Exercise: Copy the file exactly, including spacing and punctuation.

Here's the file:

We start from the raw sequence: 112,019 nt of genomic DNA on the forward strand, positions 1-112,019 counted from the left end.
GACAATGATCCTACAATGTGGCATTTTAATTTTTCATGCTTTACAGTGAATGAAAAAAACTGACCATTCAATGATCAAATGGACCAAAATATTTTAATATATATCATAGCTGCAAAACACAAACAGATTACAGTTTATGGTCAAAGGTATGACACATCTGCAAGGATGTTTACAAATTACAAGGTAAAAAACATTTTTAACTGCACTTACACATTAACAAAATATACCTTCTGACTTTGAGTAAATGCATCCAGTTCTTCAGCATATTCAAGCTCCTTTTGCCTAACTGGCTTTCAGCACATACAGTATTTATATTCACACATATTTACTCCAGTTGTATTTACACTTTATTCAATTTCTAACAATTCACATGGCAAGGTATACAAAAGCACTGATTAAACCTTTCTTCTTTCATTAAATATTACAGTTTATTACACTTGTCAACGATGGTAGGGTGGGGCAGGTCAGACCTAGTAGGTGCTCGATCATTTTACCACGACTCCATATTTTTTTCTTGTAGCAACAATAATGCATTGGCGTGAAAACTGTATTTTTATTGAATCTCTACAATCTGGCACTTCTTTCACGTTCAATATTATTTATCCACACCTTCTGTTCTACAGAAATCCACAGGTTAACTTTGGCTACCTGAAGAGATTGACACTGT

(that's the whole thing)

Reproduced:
We start from the raw sequence: 112,019 nt of genomic DNA on the forward strand, positions 1-112,019 counted from the left end.
GACAATGATCCTACAATGTGGCATTTTAATTTTTCATGCTTTACAGTGAATGAAAAAAACTGACCATTCAATGATCAAATGGACCAAAATATTTTAATATATATCATAGCTGCAAAACACAAACAGATTACAGTTTATGGTCAAAGGTATGACACATCTGCAAGGATGTTTACAAATTACAAGGTAAAAAACATTTTTAACTGCACTTACACATTAACAAAATATACCTTCTGACTTTGAGTAAATGCATCCAGTTCTTCAGCATATTCAAGCTCCTTTTGCCTAACTGGCTTTCAGCACATACAGTATTTATATTCACACATATTTACTCCAGTTGTATTTACACTTTATTCAATTTCTAACAATTCACATGGCAAGGTATACAAAAGCACTGATTAAACCTTTCTTCTTTCATTAAATATTACAGTTTATTACACTTGTCAACGATGGTAGGGTGGGGCAGGTCAGACCTAGTAGGTGCTCGATCATTTTACCACGACTCCATATTTTTTTCTTGTAGCAACAATAATGCATTGGCGTGAAAACTGTATTTTTATTGAATCTCTACAATCTGGCACTTCTTTCACGTTCAATATTATTTATCCACACCTTCTGTTCTACAGAAATCCACAGGTTAACTTTGGCTACCTGAAGAGATTGACACTGT